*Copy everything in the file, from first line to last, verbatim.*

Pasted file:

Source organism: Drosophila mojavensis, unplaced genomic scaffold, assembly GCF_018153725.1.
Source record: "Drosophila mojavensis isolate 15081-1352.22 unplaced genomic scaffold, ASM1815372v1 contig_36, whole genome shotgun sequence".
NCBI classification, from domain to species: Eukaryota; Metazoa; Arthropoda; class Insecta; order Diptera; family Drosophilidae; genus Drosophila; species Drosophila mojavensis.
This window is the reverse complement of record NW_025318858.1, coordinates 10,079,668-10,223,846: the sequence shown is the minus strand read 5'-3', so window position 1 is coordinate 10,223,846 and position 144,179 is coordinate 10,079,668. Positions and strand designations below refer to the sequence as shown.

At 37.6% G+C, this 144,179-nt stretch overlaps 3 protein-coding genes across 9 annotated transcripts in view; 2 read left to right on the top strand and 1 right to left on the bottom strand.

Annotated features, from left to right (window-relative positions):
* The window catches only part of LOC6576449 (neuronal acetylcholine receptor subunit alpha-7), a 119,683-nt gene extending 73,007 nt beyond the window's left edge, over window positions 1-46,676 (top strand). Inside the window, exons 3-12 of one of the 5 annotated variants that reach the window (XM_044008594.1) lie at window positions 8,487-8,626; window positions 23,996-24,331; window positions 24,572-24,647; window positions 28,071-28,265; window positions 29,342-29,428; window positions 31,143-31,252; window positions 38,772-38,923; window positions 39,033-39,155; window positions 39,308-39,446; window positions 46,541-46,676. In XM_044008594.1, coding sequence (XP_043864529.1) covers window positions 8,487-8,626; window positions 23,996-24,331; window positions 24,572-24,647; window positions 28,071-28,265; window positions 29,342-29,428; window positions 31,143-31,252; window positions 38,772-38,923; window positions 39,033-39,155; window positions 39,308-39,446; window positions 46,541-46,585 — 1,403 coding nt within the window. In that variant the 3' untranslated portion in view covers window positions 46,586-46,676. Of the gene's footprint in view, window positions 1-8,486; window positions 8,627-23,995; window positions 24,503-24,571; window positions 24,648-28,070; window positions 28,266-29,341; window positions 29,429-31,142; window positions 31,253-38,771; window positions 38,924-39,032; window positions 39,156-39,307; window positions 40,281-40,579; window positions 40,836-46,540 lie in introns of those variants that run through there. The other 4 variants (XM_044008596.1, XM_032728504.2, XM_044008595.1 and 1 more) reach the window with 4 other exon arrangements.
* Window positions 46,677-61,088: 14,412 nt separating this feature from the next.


Source organism: Drosophila mojavensis, unplaced genomic scaffold, assembly GCF_018153725.1.
Source record: "Drosophila mojavensis isolate 15081-1352.22 unplaced genomic scaffold, ASM1815372v1 contig_36, whole genome shotgun sequence".
NCBI classification, from domain to species: Eukaryota; Metazoa; Arthropoda; class Insecta; order Diptera; family Drosophilidae; genus Drosophila; species Drosophila mojavensis.
This window is the reverse complement of record NW_025318858.1, coordinates 10,079,668-10,223,846: the sequence shown is the minus strand read 5'-3', so window position 1 is coordinate 10,223,846 and position 144,179 is coordinate 10,079,668. Positions and strand designations below refer to the sequence as shown.

At 37.6% G+C, this 144,179-nt stretch overlaps 3 protein-coding genes across 9 annotated transcripts in view; 2 read left to right on the top strand and 1 right to left on the bottom strand.

Annotated features, from left to right (window-relative positions):
* The window catches only part of LOC6576449 (neuronal acetylcholine receptor subunit alpha-7), a 119,683-nt gene extending 73,007 nt beyond the window's left edge, over window positions 1-46,676 (top strand). Inside the window, exons 3-12 of one of the 5 annotated variants that reach the window (XM_044008594.1) lie at window positions 8,487-8,626; window positions 23,996-24,331; window positions 24,572-24,647; window positions 28,071-28,265; window positions 29,342-29,428; window positions 31,143-31,252; window positions 38,772-38,923; window positions 39,033-39,155; window positions 39,308-39,446; window positions 46,541-46,676. In XM_044008594.1, coding sequence (XP_043864529.1) covers window positions 8,487-8,626; window positions 23,996-24,331; window positions 24,572-24,647; window positions 28,071-28,265; window positions 29,342-29,428; window positions 31,143-31,252; window positions 38,772-38,923; window positions 39,033-39,155; window positions 39,308-39,446; window positions 46,541-46,585 — 1,403 coding nt within the window. In that variant the 3' untranslated portion in view covers window positions 46,586-46,676. Of the gene's footprint in view, window positions 1-8,486; window positions 8,627-23,995; window positions 24,503-24,571; window positions 24,648-28,070; window positions 28,266-29,341; window positions 29,429-31,142; window positions 31,253-38,771; window positions 38,924-39,032; window positions 39,156-39,307; window positions 40,281-40,579; window positions 40,836-46,540 lie in introns of those variants that run through there. The other 4 variants (XM_044008596.1, XM_032728504.2, XM_044008595.1 and 1 more) reach the window with 4 other exon arrangements.
* Window positions 46,677-61,088: 14,412 nt separating this feature from the next.